Macro-based malware has crossed the divide between the Windows and Mac platforms.
A cybercrime group whose command and control infrastructure resolves to an IP address geo-located in Russia is using a Word document laced with a malicious macro that executes solely on macOS.
Following the same script as similar Windows-based attacks, the attached documents have a luring subject line, in this case: “U.S. Allies and Rivals Digest Trump’s Victory – Carnegie Endowment for International Peace.docm.” Once a user tries to open the attachment, they’re presented with a familiar dialogue box instructing them that macros must be enabled to view the document. If the macro is enabled, it executes its payload which then tries to download more code from the attacker’s site.
“It’s kind of a low-tech solution, but on one hand it’s abusing legitimate functionality so it’s not going to crash like a memory corruption or overflow might, and it’s not going to be patched out,” said Patrick Wardle, director of research at Synack. Wardle and a number of other researchers, analyzed the behavior of the macros and payload and published a report Monday.
“It’s low tech but it’s going to have a high success rate if people fall for it,” Wardle said. “Anytime you can target users; that’s why ransomware is so successful. That’s why macros work. They’re definitely the weakest link in my opinion.”
The attack works only on Mac versions of Word (attempts to execute on Windows or Pages, Mac-based productivity software similar to Word, failed). It also sidesteps Apple’s Gatekeeper protection which blocks unsigned code from executing; macros will execute since they’re given permission to do so by the user.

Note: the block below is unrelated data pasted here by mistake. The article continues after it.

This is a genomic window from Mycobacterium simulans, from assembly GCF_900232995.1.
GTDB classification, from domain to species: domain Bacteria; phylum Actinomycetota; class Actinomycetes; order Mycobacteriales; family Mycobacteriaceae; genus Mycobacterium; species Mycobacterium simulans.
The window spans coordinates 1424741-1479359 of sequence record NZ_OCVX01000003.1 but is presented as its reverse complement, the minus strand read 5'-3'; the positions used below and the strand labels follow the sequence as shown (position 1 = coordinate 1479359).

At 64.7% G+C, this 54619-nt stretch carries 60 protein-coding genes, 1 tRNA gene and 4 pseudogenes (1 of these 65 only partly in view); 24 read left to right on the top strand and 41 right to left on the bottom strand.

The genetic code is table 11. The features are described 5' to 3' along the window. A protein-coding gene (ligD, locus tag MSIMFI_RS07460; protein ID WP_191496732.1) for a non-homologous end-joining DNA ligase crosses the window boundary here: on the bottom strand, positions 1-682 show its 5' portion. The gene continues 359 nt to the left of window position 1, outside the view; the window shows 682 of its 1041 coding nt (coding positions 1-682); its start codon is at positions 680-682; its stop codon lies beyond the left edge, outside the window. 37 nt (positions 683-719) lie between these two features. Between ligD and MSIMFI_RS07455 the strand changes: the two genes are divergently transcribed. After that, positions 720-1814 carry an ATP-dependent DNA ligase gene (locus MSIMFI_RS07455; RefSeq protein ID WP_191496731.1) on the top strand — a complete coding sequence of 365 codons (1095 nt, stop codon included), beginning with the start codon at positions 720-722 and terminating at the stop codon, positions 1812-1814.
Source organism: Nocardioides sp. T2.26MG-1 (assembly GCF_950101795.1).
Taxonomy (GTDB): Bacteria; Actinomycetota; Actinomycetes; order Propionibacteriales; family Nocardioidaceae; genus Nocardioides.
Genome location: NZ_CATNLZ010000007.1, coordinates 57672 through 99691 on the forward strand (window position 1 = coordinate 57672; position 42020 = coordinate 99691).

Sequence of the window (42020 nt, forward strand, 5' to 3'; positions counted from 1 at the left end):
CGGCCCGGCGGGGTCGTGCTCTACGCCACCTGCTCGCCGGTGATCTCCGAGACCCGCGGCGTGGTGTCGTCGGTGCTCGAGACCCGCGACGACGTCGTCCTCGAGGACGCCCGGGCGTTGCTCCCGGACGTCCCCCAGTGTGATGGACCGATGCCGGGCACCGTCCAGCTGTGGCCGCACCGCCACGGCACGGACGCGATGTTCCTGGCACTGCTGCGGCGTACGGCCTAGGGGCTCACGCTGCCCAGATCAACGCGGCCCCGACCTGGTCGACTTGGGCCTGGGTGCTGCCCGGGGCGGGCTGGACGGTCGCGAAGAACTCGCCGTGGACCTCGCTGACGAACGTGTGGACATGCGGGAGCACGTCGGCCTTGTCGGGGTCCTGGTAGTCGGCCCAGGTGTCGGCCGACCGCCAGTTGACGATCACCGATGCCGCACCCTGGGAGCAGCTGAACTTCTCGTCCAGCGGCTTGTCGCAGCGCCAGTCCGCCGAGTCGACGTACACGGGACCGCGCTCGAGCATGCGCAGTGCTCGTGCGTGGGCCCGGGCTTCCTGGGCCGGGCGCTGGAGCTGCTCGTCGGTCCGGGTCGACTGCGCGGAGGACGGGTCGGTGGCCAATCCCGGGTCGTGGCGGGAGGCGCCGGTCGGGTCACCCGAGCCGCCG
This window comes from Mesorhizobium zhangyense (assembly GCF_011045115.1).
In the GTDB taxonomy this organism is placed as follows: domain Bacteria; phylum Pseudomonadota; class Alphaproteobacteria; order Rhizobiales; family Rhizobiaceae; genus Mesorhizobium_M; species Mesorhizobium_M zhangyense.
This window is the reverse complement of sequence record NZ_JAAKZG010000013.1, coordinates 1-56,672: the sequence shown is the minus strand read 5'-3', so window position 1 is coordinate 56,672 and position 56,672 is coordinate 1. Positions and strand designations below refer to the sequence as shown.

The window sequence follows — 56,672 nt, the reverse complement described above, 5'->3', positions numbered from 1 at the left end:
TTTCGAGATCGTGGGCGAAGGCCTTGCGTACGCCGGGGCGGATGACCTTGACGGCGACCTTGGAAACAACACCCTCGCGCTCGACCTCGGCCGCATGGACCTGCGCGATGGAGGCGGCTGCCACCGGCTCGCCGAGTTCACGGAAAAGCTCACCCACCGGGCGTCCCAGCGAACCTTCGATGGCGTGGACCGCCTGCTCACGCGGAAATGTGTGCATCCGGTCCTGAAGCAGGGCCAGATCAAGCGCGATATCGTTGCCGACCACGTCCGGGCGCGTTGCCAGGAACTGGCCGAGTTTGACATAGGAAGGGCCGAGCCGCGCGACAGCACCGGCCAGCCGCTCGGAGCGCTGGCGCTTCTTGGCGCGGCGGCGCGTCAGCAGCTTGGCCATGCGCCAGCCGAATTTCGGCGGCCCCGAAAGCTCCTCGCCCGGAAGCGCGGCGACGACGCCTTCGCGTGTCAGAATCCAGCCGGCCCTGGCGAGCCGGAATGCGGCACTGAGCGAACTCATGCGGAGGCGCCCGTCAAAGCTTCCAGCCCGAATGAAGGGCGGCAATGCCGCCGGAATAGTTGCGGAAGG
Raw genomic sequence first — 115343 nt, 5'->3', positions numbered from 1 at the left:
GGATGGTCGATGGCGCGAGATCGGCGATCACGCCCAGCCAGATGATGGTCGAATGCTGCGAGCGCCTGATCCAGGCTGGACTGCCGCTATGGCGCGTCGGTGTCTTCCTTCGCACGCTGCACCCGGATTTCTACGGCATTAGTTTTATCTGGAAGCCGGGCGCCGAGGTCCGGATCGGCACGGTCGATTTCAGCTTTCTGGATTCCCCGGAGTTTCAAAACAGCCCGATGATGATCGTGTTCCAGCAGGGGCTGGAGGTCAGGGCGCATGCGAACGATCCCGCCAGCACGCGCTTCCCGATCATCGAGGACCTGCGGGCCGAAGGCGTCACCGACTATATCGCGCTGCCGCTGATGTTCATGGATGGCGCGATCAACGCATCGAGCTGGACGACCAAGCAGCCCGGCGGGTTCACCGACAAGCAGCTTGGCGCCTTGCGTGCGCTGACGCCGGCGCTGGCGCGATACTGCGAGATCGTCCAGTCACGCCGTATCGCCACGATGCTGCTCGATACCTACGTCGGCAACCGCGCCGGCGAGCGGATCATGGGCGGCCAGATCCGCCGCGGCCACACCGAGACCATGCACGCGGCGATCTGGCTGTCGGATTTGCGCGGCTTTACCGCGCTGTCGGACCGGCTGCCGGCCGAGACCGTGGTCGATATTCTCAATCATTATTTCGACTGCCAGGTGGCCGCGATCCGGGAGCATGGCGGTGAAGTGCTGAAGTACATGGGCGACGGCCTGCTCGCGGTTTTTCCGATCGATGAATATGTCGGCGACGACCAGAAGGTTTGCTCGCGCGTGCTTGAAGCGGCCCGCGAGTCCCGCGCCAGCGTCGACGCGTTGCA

Once enabled, the macro decodes data and executes it via Python from an open source project called EmPyre. EmPyre is a legitimate open source Mac and Linux post-exploitation agent often used in penetration testing engagements. The attackers embedded a first stage component of EmPyre into the Word document and its sole purpose was to call out to the command infrastructure at securitychecking[.]org[:]443/index[.]asp for the second stage. The site, however, has gone dark so the researchers cannot be sure of exactly what the second stage was, but it’s likely the remaining EmPyre components.
“I see no reason why the attackers would use just one stage and not the other, especially when the first stage expects the second stage to be encrypted with a certain RC4,” Wardle said. “It’s possible that their code once it executes in the Word document could download and execute anything, but it’s very likely they’re going to download that second piece of the EmPyre agent.”
The second stage of EmPyre, Wardle said, is a persistent Mac backdoor that allows for a number of malicious capabilities, including modules for grabbing browser history, turning on the webcam, keylogging and dumping of hashes.
“From a hacker’s point of view, there’s this great open source module out there with all these different plugins, why not just use that,” Wardle said. “I think that’s what they did.”
It’s unknown who the attackers are behind this campaign, but it’s more than likely a cybercrime outfit given the use of macros and of an available open source tool. As for the securitychecking[.]org, it’s been previously associated with cybercrime activities such as phishing and other malware downloads.
“It looks like it’s some standard cybercriminal stuff. It’s not particularly advanced, they just spray it out there and see how many targets they can get,” Wardle said. “It’s not incredibly sophisticated but it if it works… Look at most ransomware attacks, they’re not using 0days, and it’s becoming an epidemic.”